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Hidden nest

hidden nest 011516

Images that arose while creating this:
nest, telescope, Andy Goldsworthy’s nature art, revealed/hidden, interference, water drops in a pond, radio waves, Zen gardens, aboriginal paintings, Advent calendars.

Materials:
Pages from F.C. Happold’s “Mysticism” book (bought at UTC bookstore at least 20 years ago)
Distress Ink – tumbled glass, antique linen, brushed corduroy, rusty hinge
“You are here” stamp
Dr. P.H. Martin’s Bombay sepia ink
White “gelly roll” pen

Tools:
matte medium, sponge brush, paint brush, glue stick, Strathmore 9×12 visual journal

“The Tao that can be spoken is not the true Tao”
– you can never reveal Truth through words (or even art)

I glued down the pieces of the pages from the “Mysticism” book – all about a direct experience of God. How funny that you can’t talk about it, but this author certainly tried in many pages. After gluing down the pages, I inked over them. I let it dry and noticed later that some of the pages had overlapped – I’d not put matte medium on top of the pages, just on the journal paper. Thus, some of the edges could be lifted up to reveal the un-inked words underneath. How awesome to the theme that they happened to include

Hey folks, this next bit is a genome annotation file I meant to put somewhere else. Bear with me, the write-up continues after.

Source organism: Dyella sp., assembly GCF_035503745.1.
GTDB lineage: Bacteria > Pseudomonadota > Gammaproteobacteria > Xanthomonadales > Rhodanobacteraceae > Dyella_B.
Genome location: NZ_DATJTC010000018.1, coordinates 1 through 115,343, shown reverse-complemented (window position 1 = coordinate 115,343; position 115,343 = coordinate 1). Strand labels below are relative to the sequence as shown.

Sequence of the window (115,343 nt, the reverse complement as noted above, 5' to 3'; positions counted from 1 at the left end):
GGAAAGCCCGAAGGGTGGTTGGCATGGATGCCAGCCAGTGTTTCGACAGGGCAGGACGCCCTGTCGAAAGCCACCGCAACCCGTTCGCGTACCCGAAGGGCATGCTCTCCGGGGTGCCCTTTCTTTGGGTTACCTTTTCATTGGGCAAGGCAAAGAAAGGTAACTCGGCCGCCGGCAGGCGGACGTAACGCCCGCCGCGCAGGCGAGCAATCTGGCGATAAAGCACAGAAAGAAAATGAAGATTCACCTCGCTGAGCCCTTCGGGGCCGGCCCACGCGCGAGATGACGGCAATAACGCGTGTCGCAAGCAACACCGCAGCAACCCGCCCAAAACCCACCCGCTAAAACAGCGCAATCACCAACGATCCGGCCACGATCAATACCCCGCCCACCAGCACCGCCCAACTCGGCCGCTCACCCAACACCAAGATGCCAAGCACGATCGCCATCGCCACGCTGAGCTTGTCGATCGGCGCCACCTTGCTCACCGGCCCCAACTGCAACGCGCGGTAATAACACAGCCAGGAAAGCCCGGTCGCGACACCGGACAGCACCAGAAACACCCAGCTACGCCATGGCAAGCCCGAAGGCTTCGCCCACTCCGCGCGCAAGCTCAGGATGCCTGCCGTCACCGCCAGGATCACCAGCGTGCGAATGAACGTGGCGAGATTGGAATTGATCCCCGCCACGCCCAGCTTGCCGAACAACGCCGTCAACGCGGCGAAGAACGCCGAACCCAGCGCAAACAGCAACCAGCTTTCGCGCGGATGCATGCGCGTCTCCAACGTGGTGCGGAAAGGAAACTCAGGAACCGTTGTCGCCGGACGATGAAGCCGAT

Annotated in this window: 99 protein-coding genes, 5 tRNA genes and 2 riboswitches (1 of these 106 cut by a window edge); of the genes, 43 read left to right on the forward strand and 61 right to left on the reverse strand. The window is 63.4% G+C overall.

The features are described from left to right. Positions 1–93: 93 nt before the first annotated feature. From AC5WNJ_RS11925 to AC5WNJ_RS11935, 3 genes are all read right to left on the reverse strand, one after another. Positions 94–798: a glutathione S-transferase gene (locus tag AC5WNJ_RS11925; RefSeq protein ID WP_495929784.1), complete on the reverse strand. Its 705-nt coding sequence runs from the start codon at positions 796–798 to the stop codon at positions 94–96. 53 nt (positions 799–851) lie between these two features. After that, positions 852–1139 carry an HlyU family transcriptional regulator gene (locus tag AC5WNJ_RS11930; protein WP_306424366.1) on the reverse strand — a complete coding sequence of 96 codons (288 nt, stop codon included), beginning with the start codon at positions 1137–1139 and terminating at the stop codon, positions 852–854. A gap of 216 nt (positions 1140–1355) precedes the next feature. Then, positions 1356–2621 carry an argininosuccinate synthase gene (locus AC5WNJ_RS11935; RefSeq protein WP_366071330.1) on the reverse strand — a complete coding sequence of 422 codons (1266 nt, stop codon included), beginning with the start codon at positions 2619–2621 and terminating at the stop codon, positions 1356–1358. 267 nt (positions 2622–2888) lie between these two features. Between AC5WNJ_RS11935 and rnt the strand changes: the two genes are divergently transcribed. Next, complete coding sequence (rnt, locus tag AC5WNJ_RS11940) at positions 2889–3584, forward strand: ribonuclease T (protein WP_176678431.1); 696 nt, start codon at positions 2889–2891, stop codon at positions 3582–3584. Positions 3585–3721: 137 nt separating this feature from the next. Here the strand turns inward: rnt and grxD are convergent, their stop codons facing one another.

Truth
God, dwelling

Which is what mysticism is about, and this artwork. It was positive feedback that I was on the right path.

I inked the three poems that spoke about mysticism (included in the pages I’d torn out of the book) with a pale blue to indicate robin’s eggs. They are the eggs in the nest. They are the fruit of the tree. They will mature and fly away, spreading the truth.

Yet the nest is not filled in – there is a big hole in the middle. This is where you find yourself.

I dripped the ink on, but then used a brush to wick some up. It made excellent patterns and colors (very subtle) in the bottom right. I’ll try to replicate that later on another piece. Some blots I left solid to dry. They became “rocks” in the Zen garden, so I used a white pen to draw the waves around them. They too obscure the words, but yet reveal more in their obscuring than the words do in their revelation.

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